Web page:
Practically everyone internalizes the dominant culture’s ranking system, allowing outer oppressions to become inner subjective powers in one’s personal life. This can show up inside people from marginalized groups as a figure that represents chronic self-criticism, self doubt, self-hatred, and hopelessness. It is a figure that puts them down in the same way that the dominant culture does because they don’t measure up to the standards of how they “should” look or behave. The outer world and its values become internally dominating, sometimes causing people from marginalized groups to think that all their problems are their own fault. This can create shame and isolation.

It is very difficult for people to protect themselves from outside or institutional abuse. The experience of being continually ignored and put down can leave people from marginalized groups feeling that their only alternatives are either to revolt, to get revenge, or to try to numb the constant pain by getting high on drugs and alcohol.  Outer oppression can lead to a host of problems like body symptoms, a deadening of feelings, depression, chronic anger and vengeful feelings, exhaustion, low self-esteem, feelings of inferiority, etc. People from marginalized groups can also tend to feel responsible for the well-being of the mainstream. They sometimes swallow their own suffering in order to take care of the other side.

The same forces that keep people marginalized can also oppress people in the mainstream. For example, a man who inadvertently marginalizes the suffering of women may also project and repress his own sensitivity and emotions. This can result in, among other things, failed relationships or psychosomatic symptoms, or possibly even a shorter life span.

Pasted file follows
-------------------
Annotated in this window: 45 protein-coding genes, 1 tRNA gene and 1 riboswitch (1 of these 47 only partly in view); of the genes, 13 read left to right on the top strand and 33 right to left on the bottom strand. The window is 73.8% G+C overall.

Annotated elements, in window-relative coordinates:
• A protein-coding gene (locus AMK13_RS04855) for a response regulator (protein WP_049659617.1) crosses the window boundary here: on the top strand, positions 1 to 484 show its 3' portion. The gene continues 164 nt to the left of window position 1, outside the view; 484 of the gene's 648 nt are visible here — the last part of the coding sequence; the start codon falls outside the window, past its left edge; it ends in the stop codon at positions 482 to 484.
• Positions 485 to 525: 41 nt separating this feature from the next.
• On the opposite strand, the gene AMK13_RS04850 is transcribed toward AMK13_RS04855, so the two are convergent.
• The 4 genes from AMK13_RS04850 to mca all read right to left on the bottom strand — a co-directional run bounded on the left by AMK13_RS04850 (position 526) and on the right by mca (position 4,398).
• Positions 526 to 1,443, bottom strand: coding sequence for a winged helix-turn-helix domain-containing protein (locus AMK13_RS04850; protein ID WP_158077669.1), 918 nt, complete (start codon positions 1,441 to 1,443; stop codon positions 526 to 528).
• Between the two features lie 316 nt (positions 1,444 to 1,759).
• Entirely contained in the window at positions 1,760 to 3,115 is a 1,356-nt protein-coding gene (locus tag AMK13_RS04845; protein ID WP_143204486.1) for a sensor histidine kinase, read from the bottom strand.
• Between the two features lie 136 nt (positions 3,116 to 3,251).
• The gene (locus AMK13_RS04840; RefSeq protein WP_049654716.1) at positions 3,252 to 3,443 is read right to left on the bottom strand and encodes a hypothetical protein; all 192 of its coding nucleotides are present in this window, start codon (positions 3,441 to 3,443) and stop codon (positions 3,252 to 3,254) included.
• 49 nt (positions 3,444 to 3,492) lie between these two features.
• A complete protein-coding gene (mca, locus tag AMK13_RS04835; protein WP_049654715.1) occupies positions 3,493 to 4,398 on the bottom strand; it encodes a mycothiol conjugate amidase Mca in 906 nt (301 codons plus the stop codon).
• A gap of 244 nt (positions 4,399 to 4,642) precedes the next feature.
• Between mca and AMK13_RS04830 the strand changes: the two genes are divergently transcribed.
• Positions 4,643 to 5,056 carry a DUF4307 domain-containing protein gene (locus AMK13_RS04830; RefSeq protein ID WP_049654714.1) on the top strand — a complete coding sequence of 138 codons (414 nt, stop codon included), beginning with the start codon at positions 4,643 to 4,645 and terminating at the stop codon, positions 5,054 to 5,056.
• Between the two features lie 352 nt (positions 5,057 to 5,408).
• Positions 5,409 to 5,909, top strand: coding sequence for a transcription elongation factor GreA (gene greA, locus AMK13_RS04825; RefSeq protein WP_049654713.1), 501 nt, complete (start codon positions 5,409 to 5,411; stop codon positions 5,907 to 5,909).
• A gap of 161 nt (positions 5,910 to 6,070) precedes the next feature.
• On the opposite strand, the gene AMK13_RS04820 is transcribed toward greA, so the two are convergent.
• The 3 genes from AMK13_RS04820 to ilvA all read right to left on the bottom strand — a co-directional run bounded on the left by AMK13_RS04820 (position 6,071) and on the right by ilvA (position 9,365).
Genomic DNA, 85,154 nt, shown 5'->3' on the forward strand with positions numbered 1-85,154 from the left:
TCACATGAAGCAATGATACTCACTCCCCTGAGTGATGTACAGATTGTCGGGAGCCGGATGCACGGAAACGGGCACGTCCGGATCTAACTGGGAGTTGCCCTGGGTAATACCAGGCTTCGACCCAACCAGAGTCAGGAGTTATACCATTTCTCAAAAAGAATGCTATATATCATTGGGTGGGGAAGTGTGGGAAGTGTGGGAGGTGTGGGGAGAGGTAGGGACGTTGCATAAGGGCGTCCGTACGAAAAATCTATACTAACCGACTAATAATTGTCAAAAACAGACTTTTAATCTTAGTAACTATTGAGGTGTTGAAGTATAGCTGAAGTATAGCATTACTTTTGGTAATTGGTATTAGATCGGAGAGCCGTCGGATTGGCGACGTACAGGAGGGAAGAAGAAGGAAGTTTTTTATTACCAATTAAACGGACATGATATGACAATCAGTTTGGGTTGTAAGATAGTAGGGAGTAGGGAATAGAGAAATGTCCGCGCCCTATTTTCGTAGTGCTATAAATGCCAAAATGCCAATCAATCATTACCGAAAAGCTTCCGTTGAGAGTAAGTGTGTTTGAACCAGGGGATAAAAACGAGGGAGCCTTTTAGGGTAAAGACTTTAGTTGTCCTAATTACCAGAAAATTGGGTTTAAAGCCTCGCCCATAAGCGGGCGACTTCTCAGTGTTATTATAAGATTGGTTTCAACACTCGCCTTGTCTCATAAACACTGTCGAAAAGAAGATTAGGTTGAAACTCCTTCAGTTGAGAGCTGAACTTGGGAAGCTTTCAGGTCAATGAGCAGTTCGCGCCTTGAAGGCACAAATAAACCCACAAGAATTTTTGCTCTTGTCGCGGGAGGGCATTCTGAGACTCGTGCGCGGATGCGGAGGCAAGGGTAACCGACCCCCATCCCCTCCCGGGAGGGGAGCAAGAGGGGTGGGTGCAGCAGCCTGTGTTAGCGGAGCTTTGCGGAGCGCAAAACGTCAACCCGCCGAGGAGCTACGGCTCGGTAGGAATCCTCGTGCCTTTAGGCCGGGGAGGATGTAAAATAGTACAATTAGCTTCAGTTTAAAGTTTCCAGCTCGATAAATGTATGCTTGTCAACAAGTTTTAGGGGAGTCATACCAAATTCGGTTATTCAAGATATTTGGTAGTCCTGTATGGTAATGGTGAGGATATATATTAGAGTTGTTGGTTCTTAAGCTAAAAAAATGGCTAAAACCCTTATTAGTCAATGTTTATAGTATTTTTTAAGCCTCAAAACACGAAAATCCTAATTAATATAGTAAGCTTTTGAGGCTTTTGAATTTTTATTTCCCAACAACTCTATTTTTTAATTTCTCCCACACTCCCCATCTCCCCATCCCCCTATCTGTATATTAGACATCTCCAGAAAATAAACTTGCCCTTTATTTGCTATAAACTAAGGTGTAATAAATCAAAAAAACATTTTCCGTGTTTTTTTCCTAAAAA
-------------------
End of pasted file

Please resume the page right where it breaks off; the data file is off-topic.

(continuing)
People from the mainstream can be handicapped by their inability to see their own rank and privilege. Since insensitivity to rank rankles, mainstream unconsciousness can provoke escalation and even violence in the group that feels powerless. Those in the mainstream then begin to feel oppressed by the criticism that they have in part provoked. If they have not had a chance to get in touch with or work through their own past traumas, they are likely to freeze up when attacked, and so look even more like, for example, the “typical privileged white heterosexual man.” This arouses a cycle of retaliation and numbing out.

In Dreamland (the level of reality that is composed of subjective, dream-like experiences manifesting in fantasies, dualities, body feeling, double signals, and ghost roles), the victim and the abuser roles are in everyone to some extent. Inner work here can be useful to people from marginalized groups since it allows access to the inner critic’s power and confidence. Getting in touch with this inner power also enables them to congruently sit on their own side, as well as speak out and take social action. For people from mainstream groups, doing inner work can allow the possibility of working through past traumas. Finding the inner oppressed one can enable those from mainstream groups to congruently open themselves and empathize with the other side, to express the hurt that can truly protect them, and to recover aspects of their personality that could bring more meaning and vitality to their lives and relationships.